Modern Life, Modern Disease
Some of the most widespread diseases found in the minds and bodies of Americans have not been around that long. Fibromyalgia, chronic fatigue syndrome, autism, interstitial cystitis and certain types of cancer are just a few. Some of these diseases became more prevalent around the time of the Industrial Revolution, a short 200 years ago, when we as a human race sped up innovation, manufacturing, and international trade. The pace of life quickened, incomes and responsibilities began escalating, and exposure to new chemicals and toxins became a norm. That time in our history really was another renaissance. There have been some drawbacks to all that change, however. Hospital admittances due to food allergies are increasing thanks in part to synthetic food additives. People are getting less exercise, less sleep and less sun exposure due to long hours working and commuting. Anxiety and depression are very common in part due to a reduction in communal experiences, while battling these many new diseases and toxins, thus overloading the immune system and exhausting our nerves and hormones.
It is good to challenge our companies and our governments to act in favor of progress that incorporates the health of our bodies and our planet. As we know, this takes considerable time and money. In the meantime, it is up to each and every one of us to take responsibility for ourselves. Take control of your own health so you can reverse these diseases or, better yet, prevent them altogether before they become a problem.
Control what goes in your body. Choose local, organic foods. Drink purified water. Choose natural products for clothing, bedding, furniture, and building materials.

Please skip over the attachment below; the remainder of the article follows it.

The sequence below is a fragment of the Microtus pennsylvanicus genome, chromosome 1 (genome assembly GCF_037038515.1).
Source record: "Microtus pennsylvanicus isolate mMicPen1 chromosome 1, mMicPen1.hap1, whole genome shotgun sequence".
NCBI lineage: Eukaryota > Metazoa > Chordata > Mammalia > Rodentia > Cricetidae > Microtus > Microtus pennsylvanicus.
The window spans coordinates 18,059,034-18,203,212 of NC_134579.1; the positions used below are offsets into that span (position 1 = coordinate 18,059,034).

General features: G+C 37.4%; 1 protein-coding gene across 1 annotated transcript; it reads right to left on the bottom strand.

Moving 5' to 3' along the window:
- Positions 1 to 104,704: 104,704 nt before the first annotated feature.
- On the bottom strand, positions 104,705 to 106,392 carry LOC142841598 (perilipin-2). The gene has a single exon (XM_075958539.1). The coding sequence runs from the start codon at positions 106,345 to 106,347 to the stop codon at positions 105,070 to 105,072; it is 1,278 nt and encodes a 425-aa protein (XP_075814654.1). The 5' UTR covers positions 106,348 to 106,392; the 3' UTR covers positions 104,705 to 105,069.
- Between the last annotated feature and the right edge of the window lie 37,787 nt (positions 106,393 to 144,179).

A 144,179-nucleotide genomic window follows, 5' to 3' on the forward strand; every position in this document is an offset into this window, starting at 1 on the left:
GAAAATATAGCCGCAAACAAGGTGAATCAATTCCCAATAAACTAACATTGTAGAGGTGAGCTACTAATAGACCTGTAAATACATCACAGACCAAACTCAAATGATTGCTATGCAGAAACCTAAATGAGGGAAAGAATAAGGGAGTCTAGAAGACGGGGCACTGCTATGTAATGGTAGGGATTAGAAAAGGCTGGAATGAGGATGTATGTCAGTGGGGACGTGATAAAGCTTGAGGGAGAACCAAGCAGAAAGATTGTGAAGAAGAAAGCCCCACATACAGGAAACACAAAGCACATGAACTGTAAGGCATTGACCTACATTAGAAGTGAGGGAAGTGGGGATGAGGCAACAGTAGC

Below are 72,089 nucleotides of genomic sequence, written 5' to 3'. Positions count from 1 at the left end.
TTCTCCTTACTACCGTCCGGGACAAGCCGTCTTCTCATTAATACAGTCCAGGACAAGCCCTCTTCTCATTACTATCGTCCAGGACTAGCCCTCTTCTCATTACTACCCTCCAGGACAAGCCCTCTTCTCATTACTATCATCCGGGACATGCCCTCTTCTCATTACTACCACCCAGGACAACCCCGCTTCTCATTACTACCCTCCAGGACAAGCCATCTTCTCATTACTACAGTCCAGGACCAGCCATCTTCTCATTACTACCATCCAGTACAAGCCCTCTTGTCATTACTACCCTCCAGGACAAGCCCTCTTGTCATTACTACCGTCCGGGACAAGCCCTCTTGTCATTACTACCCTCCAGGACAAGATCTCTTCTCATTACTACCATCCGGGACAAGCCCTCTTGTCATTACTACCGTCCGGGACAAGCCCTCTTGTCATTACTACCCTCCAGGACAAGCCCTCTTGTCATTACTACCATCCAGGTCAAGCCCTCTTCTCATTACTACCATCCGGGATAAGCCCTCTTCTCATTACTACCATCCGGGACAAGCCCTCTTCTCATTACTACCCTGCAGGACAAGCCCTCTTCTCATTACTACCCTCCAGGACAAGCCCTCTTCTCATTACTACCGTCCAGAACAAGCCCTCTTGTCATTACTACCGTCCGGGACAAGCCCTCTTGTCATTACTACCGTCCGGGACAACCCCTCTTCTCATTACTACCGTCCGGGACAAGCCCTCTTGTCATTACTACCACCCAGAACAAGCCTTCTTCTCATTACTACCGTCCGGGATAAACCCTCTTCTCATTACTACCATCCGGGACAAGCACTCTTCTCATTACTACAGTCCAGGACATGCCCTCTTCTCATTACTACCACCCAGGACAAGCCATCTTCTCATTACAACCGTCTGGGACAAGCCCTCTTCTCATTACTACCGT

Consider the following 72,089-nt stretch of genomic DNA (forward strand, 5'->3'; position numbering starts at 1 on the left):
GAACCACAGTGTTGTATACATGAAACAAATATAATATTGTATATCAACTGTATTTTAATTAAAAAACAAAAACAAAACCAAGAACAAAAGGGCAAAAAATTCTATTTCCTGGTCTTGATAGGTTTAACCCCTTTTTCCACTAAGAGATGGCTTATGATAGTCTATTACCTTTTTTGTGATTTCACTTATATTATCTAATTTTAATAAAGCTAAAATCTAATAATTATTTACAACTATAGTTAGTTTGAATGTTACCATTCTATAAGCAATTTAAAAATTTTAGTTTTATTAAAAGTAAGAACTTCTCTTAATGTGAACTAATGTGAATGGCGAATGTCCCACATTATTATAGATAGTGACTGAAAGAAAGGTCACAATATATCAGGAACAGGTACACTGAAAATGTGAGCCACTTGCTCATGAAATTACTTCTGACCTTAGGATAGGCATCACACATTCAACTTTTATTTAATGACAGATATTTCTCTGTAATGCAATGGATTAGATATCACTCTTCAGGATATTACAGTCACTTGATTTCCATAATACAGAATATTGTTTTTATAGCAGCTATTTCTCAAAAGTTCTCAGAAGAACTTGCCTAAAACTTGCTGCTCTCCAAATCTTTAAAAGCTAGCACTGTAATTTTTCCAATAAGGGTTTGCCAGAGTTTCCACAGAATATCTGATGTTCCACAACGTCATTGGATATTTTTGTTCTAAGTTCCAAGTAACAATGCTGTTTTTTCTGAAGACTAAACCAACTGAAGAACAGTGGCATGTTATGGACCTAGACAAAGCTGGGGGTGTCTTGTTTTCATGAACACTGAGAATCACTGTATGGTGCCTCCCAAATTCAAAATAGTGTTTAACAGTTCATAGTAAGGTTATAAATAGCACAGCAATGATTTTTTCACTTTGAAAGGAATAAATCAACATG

Control what leaves your body. Get acupuncture and herbal medicine to aid in your elimination of toxins through your sweat, urine, and bowels. Better yet, embark on a personalized program of detoxification for a more effective, comprehensive cleanse.
Pace yourself. Work is important but so are you. Prioritize time for exercise and make sure you have fun while doing it. Spend time with joyous people engaging in joyous activities. Get regular sleep. Go outside.
For more guidance on preventing or treating disease, or about the things to include or to avoid in your diet, home, relationships, and your life, consult your Tao of Wellness practitioner.
A year ago my primary care physician referred me to Jason Moskovitz as a last resort to deal with my interstitial cystitis, a chronic inflammatory condition of the bladder. I was a fit and active middle-aged man, in otherwise perfect health, who was used to running every day and hiking on weekends. I could no longer do any of these things. I couldn’t work. I suffered from chronic pain, lack of energy and sleep deprivation from frequent urination every 30 minutes throughout the night. It came out of nowhere, and according to Western medicine there was little I could do. I was admittedly skeptical about acupuncture when I first came to see Jason, though I was suffering greatly and needed help. Jason gave me a treatment plan and a timeline as to when I could expect improvement. Six weeks later, as forecast, my symptoms began to lessen. Now a year later I am largely symptom-free.
The chronic pain is gone. I run regularly and hike again, and can work again. I’m incredibly productive and optimistic, as both my head and body are in a far better place. Jason went beyond treating just my symptoms and sought to care for my whole being. Jason gave me my life back and I’m eternally grateful.
With Gratitude, Daniel Winograd